AGUAIS: It's several things. And lack to access to proper education, access to proper medical care. Also it's - for many Latinos and Latino immigrants, health is not necessarily their priority, and people are busy working and once they get tested, they get tested very close, having an AIDS diagnose(ph) or a month before they get an AIDS diagnose. And that's why we need to reach out to our Latino population in a more effective way.

I mean, there's incredible people doing work, and I just visited La Clinica Del Pueblo in Washington and I was very impressed. It's a model that should be replicated all over the United States.

MARTIN: If you're just joining us, you're listening to TELL ME MORE from NPR News. Health policy leaders, activists, people living with AIDS are gathering in Washington, D.C. for the International AIDS Conference. That's the 19th such conference that's been held, but the first that's been held in the United States for some 20 years.

Today, we're focusing on fighting HIV and AIDS among Latinos. Our guests are Alicia Wilson of La Clinica Del Pueblo here in Washington, D.C., and also Jesus Aguais of Aid for AIDS International. He's with us from New York.

I do feel that there's something we're kind of sidestepping, and that is the question of whether or not, you know - it's been reported that African-Americans and Latinos have more hostility toward same-sex relationships than others and that HIV/AIDS is still seen as a gay disease and that that might be one factor in people coming forward to get tested and to get treated, and I wanted to know whether either of you thinks that that's true.

WILSON: Certainly from our perspective, the folks that we see in our HIV prevention work absolutely report feeling, if they are gay or transgender, they absolutely report feeling discriminated and marginalized, and that is(ph) a factor in their risk-taking behaviors. Getting kicked out of your house because you're gay when you're 18 years old or not being able to get a job because you're a transgender - that impacts your financial status, which impacts your HIV risk.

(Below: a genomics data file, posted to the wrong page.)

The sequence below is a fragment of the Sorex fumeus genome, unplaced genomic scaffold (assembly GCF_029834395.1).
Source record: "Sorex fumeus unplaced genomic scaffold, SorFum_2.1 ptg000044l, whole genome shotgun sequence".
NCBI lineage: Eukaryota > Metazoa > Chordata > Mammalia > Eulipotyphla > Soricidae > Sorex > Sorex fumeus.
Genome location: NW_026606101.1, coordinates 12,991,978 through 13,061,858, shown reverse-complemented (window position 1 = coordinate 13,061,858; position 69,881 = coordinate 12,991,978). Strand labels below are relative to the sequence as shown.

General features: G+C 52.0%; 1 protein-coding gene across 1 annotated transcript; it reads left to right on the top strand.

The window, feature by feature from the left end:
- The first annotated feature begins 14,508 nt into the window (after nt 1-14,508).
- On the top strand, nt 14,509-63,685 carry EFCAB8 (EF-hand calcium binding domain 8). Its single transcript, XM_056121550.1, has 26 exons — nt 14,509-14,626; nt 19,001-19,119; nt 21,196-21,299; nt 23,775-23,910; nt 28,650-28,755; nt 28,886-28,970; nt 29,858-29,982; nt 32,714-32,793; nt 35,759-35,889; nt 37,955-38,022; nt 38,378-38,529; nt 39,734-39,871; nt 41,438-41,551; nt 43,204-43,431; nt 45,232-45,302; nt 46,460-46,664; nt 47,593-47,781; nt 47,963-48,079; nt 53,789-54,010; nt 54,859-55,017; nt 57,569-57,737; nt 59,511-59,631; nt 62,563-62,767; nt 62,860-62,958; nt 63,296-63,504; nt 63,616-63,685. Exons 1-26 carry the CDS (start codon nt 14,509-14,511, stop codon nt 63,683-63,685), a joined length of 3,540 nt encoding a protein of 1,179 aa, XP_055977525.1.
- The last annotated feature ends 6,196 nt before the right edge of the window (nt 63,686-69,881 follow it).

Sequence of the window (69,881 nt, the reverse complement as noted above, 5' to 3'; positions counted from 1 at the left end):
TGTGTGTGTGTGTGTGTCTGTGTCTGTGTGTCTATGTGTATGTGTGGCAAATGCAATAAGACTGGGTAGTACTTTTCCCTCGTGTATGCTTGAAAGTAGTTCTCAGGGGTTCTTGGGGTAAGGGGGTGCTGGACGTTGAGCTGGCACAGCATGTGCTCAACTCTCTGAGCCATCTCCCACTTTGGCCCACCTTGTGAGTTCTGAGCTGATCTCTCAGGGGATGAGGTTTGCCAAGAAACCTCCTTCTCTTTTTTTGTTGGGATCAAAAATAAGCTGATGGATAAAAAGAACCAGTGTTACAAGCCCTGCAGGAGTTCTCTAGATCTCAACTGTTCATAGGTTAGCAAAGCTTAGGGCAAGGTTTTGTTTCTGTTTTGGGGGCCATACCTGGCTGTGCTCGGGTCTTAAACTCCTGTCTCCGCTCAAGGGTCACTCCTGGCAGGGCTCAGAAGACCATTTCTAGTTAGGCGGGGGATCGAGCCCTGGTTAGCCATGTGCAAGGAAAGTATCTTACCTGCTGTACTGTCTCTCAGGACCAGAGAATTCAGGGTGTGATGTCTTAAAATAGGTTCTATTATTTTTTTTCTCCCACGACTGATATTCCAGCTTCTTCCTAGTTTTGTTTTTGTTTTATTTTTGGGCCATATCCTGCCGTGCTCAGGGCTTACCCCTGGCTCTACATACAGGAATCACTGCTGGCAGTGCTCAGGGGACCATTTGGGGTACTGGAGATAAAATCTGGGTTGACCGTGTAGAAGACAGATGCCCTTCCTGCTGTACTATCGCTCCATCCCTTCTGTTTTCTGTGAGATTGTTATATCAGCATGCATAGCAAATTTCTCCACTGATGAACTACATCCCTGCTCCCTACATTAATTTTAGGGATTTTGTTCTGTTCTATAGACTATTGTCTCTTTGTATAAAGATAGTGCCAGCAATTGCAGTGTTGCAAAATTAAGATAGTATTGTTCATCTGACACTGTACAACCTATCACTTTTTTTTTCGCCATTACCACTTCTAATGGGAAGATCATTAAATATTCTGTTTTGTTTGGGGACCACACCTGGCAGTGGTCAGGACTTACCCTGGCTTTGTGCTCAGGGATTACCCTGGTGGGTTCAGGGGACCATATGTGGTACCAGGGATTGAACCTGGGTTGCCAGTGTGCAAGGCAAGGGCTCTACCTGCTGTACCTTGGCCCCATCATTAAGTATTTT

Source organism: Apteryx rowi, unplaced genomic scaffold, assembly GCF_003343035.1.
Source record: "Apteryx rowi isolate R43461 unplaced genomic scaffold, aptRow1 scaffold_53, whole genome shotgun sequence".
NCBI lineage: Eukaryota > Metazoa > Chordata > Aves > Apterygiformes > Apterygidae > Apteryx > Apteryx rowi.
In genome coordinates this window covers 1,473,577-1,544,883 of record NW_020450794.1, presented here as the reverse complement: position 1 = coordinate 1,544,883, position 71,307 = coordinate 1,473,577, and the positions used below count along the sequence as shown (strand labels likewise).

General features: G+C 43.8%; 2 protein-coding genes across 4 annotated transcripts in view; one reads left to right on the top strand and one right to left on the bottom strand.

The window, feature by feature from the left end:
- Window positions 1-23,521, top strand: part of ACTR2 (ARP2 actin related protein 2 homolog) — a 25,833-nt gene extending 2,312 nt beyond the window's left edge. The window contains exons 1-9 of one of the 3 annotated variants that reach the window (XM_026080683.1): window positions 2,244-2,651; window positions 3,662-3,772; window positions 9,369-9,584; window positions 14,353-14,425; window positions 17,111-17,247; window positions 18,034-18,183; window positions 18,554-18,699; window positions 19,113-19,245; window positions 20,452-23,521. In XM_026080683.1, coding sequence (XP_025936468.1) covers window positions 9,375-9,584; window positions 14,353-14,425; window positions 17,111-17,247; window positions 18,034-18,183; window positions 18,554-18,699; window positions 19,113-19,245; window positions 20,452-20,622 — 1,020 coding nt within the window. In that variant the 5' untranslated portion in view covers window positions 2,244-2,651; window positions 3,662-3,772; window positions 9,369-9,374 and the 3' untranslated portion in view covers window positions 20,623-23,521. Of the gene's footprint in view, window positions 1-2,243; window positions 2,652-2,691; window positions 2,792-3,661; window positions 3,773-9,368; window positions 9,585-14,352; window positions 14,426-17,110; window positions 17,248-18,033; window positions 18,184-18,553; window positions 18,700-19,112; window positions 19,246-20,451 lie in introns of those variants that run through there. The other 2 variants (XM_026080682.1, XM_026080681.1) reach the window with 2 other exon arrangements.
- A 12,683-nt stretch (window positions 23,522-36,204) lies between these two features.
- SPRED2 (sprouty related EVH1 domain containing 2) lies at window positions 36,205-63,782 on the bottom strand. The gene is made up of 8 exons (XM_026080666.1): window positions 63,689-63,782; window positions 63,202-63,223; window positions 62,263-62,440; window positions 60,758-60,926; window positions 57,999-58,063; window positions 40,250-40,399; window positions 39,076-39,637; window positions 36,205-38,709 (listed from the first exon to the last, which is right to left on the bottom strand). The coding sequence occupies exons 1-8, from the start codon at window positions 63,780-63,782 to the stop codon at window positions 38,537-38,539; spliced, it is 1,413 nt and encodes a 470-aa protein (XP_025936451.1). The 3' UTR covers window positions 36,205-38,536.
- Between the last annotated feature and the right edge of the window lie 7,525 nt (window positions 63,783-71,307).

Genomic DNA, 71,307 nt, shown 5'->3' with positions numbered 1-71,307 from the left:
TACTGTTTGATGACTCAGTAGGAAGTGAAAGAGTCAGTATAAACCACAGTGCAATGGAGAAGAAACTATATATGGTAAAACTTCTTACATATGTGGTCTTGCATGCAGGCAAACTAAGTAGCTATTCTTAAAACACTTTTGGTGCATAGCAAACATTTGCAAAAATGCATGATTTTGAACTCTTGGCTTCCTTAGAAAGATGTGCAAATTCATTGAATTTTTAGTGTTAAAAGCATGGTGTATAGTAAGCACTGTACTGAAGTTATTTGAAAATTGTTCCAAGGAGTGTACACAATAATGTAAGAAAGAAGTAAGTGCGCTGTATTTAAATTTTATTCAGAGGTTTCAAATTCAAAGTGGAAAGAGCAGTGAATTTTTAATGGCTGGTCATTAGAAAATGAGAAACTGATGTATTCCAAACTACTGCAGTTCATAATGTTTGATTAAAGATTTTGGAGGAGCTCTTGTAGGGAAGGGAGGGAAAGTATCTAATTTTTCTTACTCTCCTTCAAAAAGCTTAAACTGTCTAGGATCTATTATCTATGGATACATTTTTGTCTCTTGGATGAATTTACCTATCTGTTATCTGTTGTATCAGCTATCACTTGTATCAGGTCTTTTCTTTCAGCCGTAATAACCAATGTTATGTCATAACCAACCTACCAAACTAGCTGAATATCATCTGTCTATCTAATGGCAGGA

I think that there's a lot of positive change and as our country is growing and changing in acceptance of sexual minorities, I think that minority communities are doing that as well. It's just - it takes a lot of work.

MARTIN: Is there anything that the two of you are optimistic about?

WILSON: Sure. I'm extremely optimistic about the innovative programs I see around the country. There have been committed activists for 30 years now working in this epidemic and, in the work with the immigrant community it's been running uphill for a really long time, trying to just have the voices heard to show up in the statistical data to try and make sure that the Latino community is considered a priority in AIDS policy and in practice.

I'm starting to see that tide turn a little bit. There are more programs focused on that. There's more federal funding. There's more local funding. Not enough, of course, but there are opportunities for creative programs that can really build on the expertise that's gained over the last 25 years.

MARTIN: Jesus, is there anything you're optimistic about?

AGUAIS: Yeah. I am. I'm very optimistic, and I always get very excited when I join my young groups, and we have a program called How Much Do You Know About HIV (foreign language spoken). And that's particularly exciting because it doesn't only talk about HIV prevention, education. It also has a big component on stigma and discrimination and seeing young people all together, it doesn't matter if they're rich or poor, if they're gay or straight. Talking and working together about the same issues is hope. It's a real hope that I see, and I see more and more young people are getting involved, talking on these issues.

And there's a lot more to do, but there is light at the end of the tunnel. At least that's how I see it.

MARTIN: Jesus Aguais is the founder and executive director of Aid for AIDS International. That's an organization that promotes AIDS education, prevention and treatment across Latin America, and for Latin American immigrants in the U.S. He joined us from NPR's bureau in New York.

Here with us in Washington, D.C., Alicia Wilson. She's the executive director of La Clinica Del Pueblo. That's a health center with a particular focus on Latinos here in Washington, D.C., and she joined us in our studios here.

Thank you both.

WILSON: Thank you so much.

AGUAIS: Thank you. Transcript provided by NPR, Copyright NPR.